Touchwood by Karin KallmakerTwenty-nine-year-old Rayann Germaine, betrayed by her lover, flees in grief and rage. She meets book store owner Louisa Thatcher, a woman many years her senior, who offers shelter and work... and soon, passion, and a loving place in her life.
But Rayann encounters challenges to this new love—from friends who question its wisdom, from her mother who disapproves of this liaison with a woman her own contemporary, from Louisas son who learns for the first time his mothers true sexuality.
And there are profound differences between Rayann and Louisa themselves, two women who come from dramatically different places in the spectrum of age and life experience. Their only common ground seems to be the searing attraction that they both try to deny...
Originally published by Naiad Press 1991. Second Bella Books edition 2012.
More commonly expressed as "knock on wood. Touch wood! Hopefully, touch wood, we'll continue to avoid sickness this winter. COMMON When you are talking about a good situation, you say touch wood to mean that you hope this continues and that you will not have bad luck. She's such a healthy, happy child, touch wood. She's never even been to the doctor's. So far, knock wood, everything seems good.
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Few people know why they do it, but still today when we mention something good that we would like to see happen in the future, many of us touch or knock on wood twice to keep from jinxing the expected good fortune. Where this tradition comes from is a long debated argument, however, below we have cited a few possible theories. One explanation states that the tradition derived from the Pagans who thought that trees were the homes of fairies, spirits, dryads and many other mystical creatures. In these instances, people might knock or touch wood to request good luck, or to distract spirits with evil intentions. When in need of a favour or some good luck, one politely mentioned this wish to a tree and then touched the bark, representing the first "knock. Alternatively, some traditions have it that by knocking upon wood, you would awaken and release the benevolent wood fairies that dwelt there.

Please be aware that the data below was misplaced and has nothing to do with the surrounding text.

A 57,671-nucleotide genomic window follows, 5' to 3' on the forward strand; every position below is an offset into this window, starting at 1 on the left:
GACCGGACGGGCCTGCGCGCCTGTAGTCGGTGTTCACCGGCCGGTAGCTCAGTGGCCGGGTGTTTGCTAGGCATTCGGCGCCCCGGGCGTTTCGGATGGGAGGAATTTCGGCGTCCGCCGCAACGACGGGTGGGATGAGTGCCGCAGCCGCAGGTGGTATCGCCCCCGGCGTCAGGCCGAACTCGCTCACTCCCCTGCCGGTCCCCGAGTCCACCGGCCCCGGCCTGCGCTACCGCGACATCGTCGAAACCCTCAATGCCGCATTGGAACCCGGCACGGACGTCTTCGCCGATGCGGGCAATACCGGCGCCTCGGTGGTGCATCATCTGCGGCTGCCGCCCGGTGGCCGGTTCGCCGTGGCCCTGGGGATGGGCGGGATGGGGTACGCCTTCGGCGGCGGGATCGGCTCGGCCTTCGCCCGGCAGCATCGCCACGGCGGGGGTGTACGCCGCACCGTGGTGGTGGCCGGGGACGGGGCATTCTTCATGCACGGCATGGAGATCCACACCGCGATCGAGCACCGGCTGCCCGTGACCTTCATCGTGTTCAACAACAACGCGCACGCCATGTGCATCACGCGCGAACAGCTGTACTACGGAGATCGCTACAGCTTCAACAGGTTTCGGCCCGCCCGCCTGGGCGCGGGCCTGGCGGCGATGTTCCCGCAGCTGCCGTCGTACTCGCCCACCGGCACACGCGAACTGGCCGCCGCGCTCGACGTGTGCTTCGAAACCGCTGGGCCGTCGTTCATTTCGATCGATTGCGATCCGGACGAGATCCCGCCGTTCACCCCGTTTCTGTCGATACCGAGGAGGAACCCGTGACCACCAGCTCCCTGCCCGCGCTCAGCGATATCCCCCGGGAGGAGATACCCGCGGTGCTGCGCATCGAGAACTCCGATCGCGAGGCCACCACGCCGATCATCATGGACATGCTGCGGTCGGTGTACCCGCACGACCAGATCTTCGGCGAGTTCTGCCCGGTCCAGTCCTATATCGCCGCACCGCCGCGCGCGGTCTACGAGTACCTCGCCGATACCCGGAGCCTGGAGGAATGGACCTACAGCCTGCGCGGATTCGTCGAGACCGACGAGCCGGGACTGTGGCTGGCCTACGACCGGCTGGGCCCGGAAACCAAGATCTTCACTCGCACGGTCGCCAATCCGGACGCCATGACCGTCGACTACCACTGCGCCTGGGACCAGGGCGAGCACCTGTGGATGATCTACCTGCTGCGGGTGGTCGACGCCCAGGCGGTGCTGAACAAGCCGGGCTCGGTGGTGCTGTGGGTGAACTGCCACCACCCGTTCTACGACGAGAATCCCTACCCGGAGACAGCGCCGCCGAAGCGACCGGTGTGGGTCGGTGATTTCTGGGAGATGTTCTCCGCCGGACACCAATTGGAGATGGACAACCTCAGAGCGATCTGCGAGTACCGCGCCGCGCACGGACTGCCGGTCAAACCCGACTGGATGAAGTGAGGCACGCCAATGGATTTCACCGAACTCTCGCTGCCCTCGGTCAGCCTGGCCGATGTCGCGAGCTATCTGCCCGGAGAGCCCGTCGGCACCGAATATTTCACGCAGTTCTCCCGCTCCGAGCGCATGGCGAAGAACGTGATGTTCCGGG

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This will not post anything on Facebook or anywhere else. In case you've ever had a thought about a remotely unfortunate event and then spent next few seconds in desperate search for wood to touch and announce, "Touch wood," for the universe's good graces to fall upon you; we have a story to tell. Here are a few interesting facts about the 'knock on wood' superstition and the origins of its influence on different cultures around the world. The origins of the superstition stem usually from western folklore but are also speculated to be part of Germanic folklore. The Germanic origins believe trees or wood to be the residence of Dryads nymphs that can be evoked for protection. In India most of us are familiar with the phrase, " Nazar na lag jaaye, " when one attempts to hope for a fortunate statement to not turn around. Synonymous with that sentiment is also the use of 'touch wood'.
Q From Mike Gast : What is the origin and true meaning of knock on wood or touch wood? The origin is unknown, though some writers have pointed to pre-Christian rituals involving the spirits of sacred trees such as the oak, ash, holly or hawthorn. Others have sought a meaning in which the wood symbolises the timber of the cross, but this may be a Christianisation of an older ritual. The phrase itself is relatively modern, as the oldest citation for the British version of the phrase, touch wood , that I can find dates only from The American equivalent knock on wood is roughly contemporary, with my first example from